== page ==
An MP has used the example of a vicar who was so distressed by the poverty in 1930s Leeds that he set up a foodbank, to argue that the Government should be ashamed of current poverty levels.
Hilary Benn, the Labour MP for Leeds Central, was speaking in the House of Commons on Wednesday as part of an Opposition Day debate on universal credit, the payment which is set to return to its pre-pandemic level by taking off £20 a week.
The Government argues that it was always a temporary measure and that it is encouraging better wages and upskilling people into better jobs. However, senior Tories also oppose the cut, including the MPs Stephen Crabb and Iain Duncan Smith.
Labour's Mr Benn started his speech against the cut by wondering what a recently honoured Christian minister from Leeds would have thought: "Last Friday, a blue plaque was unveiled in memory of Reverend Don Robins, who was appointed vicar of St George’s church in the heart of Leeds at the time of the great depression. Looking around his new parish, he saw the homeless, the hungry and the destitute, and he decided that he must do something. He had an old crypt below the church, and he resolved that it should be used for the living and not the dead, so he turned it into a soup kitchen and night shelter.
"Since that day, the St George’s crypt has been serving those for whom life has been hard. I sit here and wonder, if he was still with us, what he would have to say about the choice facing the House today. Although the great city of Leeds has seen much prosperity and development in the intervening years, poverty and inequality and hunger have not gone away. They continue to bear down on our communities."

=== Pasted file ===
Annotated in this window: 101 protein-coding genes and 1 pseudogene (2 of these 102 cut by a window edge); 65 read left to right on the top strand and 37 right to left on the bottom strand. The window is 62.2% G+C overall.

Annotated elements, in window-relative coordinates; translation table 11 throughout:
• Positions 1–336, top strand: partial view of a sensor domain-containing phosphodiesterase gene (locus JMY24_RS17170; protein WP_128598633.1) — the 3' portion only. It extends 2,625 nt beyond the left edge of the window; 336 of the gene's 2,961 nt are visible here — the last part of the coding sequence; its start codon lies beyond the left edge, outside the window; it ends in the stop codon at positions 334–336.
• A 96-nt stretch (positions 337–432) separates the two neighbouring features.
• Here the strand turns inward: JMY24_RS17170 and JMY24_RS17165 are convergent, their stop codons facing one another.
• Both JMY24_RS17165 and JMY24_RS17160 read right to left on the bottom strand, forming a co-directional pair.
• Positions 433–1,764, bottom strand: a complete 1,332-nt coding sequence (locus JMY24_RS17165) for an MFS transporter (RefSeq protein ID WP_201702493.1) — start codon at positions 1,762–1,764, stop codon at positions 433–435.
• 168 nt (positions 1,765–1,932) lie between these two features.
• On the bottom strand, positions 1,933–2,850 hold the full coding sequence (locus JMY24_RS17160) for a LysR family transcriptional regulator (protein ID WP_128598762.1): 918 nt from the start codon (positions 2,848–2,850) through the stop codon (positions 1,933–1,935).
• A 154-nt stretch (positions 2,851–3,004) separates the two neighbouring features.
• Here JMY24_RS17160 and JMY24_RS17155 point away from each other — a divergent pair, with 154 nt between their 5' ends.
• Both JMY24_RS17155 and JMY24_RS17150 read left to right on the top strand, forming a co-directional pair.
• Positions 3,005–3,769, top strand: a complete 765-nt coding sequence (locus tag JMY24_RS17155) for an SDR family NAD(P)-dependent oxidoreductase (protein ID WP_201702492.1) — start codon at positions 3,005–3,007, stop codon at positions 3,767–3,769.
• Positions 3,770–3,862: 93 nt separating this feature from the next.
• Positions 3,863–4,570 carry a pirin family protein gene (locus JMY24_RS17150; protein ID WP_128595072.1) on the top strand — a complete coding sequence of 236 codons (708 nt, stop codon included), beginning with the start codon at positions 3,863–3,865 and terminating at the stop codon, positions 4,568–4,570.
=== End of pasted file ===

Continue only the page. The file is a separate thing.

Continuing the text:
He went on to say: "It is shameful that three in ten children in my constituency live in absolute poverty. It is shameful that in the three or four miles from the most prosperous to the least well-off parts of our city, life expectancy declines. It is shameful that some children come to school too hungry to learn and that the number of people who have to go to a food bank...has risen in the last decade."
Mr Benn, the son of Labour's Tony Benn, argued that many adults do have enough money coming in to look after their family, despite the fact that almost half are in work.
The extra payment will be phased out from the end of September, with the Government arguing it would cost £6 billion to retain the higher level.